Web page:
Swine Nutrition Research Meets Economic Value

US - The way Iowa State University animal science associate Professor John Patience sees it, pork producers who don’t include nutrition and diet information as part of their whole farm plan are missing the boat.
calendar icon 20 April 2009
clock icon 3 minute read

Professor Patience, who went to ISU in 2008 following a 21-year stint at Prairie Swine Centre in Saskatchewan, Canada, said it’s crucial for producers to integrate the design of their feeding program into the plan of the whole farm.

"For example, some producers’ goal is to maximize throughput growth rate yet minimize feed costs,“ he said. “This is one time when the two objectives disagree and a major disconnect occurs. Farmers must work together with the nutritionist to make sure feeding is included in the major plan."

Professor Patience and his lab manager Amanda Chipman are focusing their research on possible solutions to economic issues facing farmers, with the goal of helping create economic success. Their specific applied swine nutrition studies target energy metabolism, alternative feed ingredient evaluation, and feeding and management of weanling and grow-finish pigs.

"Our current projects will take from two to seven years, with longer times possible for more complex parts," Professor Patience said. "We’re combining nutrition with related issues, in order to help improve long term sustainability of the pork industry."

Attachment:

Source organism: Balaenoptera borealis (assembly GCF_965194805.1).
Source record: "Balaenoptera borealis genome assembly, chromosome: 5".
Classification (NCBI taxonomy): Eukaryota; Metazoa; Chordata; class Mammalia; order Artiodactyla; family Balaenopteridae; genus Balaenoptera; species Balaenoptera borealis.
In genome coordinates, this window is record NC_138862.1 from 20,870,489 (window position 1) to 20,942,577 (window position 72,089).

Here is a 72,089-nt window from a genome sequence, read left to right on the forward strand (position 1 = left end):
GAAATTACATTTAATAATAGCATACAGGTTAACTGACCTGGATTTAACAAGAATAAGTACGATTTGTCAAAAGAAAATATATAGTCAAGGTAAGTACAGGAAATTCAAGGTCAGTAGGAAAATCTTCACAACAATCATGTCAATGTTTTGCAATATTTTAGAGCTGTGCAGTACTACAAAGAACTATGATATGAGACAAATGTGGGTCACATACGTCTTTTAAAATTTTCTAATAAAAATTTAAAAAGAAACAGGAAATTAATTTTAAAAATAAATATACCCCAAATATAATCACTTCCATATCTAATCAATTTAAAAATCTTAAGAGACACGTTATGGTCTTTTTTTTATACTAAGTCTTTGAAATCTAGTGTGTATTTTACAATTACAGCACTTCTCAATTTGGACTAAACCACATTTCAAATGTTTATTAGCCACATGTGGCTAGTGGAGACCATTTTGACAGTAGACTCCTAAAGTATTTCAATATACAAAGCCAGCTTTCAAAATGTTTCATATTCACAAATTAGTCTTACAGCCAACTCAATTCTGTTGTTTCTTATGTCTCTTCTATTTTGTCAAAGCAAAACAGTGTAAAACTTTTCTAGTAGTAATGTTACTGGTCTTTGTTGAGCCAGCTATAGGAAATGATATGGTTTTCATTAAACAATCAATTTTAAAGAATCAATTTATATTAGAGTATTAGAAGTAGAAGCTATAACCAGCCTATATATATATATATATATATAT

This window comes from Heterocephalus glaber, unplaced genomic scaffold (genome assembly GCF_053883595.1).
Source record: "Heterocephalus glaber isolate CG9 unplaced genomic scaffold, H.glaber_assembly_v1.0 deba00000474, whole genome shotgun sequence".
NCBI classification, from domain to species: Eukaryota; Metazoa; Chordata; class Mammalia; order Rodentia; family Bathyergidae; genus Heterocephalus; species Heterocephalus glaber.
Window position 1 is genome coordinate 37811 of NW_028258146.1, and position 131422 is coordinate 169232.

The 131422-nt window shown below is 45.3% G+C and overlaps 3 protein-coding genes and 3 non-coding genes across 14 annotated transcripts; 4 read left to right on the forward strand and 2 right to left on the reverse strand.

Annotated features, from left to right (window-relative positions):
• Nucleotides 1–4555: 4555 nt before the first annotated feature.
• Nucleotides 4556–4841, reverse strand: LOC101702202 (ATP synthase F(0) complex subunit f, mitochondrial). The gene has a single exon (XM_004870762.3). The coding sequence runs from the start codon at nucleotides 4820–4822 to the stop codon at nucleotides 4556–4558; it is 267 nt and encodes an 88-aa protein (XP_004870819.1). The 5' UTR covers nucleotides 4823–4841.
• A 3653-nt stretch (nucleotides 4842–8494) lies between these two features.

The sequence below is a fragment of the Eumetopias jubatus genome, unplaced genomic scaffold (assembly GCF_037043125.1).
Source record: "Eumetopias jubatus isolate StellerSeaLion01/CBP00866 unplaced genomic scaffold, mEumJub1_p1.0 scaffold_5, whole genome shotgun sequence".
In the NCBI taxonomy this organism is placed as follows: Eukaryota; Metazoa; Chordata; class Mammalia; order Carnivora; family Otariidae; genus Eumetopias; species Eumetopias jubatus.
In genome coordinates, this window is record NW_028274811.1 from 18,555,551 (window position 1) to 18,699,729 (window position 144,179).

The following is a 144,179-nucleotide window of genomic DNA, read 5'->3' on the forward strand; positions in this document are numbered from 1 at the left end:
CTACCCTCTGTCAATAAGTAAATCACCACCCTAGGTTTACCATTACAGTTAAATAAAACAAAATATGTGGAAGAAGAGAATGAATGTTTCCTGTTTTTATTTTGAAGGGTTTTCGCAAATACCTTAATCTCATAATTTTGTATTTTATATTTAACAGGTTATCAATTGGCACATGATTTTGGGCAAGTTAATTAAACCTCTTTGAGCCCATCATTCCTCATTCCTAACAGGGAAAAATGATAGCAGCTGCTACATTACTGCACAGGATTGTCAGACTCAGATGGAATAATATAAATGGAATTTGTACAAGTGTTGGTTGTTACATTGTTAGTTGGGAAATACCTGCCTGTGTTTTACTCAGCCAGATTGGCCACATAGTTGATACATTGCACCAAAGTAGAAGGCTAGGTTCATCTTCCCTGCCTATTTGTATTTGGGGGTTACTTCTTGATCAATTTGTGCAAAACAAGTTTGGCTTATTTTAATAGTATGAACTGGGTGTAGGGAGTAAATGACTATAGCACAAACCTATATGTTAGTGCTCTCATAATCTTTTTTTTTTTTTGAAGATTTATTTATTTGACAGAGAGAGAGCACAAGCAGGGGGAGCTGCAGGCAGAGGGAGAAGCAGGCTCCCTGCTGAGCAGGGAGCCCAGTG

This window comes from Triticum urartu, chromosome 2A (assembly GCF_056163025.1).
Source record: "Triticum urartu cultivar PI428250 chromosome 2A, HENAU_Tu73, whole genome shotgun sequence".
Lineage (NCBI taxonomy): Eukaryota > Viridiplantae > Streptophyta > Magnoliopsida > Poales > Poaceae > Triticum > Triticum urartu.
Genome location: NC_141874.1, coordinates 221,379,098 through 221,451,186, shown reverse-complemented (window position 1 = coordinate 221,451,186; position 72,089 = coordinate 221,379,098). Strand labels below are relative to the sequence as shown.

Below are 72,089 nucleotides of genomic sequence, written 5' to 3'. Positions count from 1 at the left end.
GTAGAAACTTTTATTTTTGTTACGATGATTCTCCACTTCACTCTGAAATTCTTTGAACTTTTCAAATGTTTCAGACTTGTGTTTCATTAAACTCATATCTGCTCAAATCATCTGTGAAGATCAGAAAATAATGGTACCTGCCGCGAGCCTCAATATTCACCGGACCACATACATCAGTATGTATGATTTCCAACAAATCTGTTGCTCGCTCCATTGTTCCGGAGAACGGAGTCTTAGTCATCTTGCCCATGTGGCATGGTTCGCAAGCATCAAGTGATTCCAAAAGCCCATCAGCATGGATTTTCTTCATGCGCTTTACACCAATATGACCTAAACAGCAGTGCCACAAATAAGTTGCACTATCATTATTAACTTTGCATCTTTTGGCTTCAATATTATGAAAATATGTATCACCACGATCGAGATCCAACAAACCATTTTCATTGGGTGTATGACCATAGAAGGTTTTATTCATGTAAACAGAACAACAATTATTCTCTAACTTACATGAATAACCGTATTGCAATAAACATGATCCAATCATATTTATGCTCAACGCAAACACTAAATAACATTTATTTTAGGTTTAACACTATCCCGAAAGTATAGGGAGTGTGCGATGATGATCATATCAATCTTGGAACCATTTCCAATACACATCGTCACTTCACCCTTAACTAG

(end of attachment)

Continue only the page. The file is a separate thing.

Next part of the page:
As Professor Patience meets with producers and others in the state’s pork industry, he said there are some important "take home" messages.

"Producers can use alternative feeding ingredients to help minimize feed costs, because doing so offers more flexibility and more options. This can translate into more control over feed costs, especially if that product is competitively priced," he said. "However, if a producer isn’t familiar or has not experience with a particular product, there’s the possibility of increased risk."

Professor Patience said research like his plays a major role in assisting producers because it provides quality information on new products that producers can trust.

"For example, even though corn and soybean meal rations dominate swine diets in Iowa, pigs can perform equally well on rations with different ingredients just as they did in the past," he said. "Farmers just need to conquer their fear of using new products as long as the economics are favorable to that use. Our research will help determine that."

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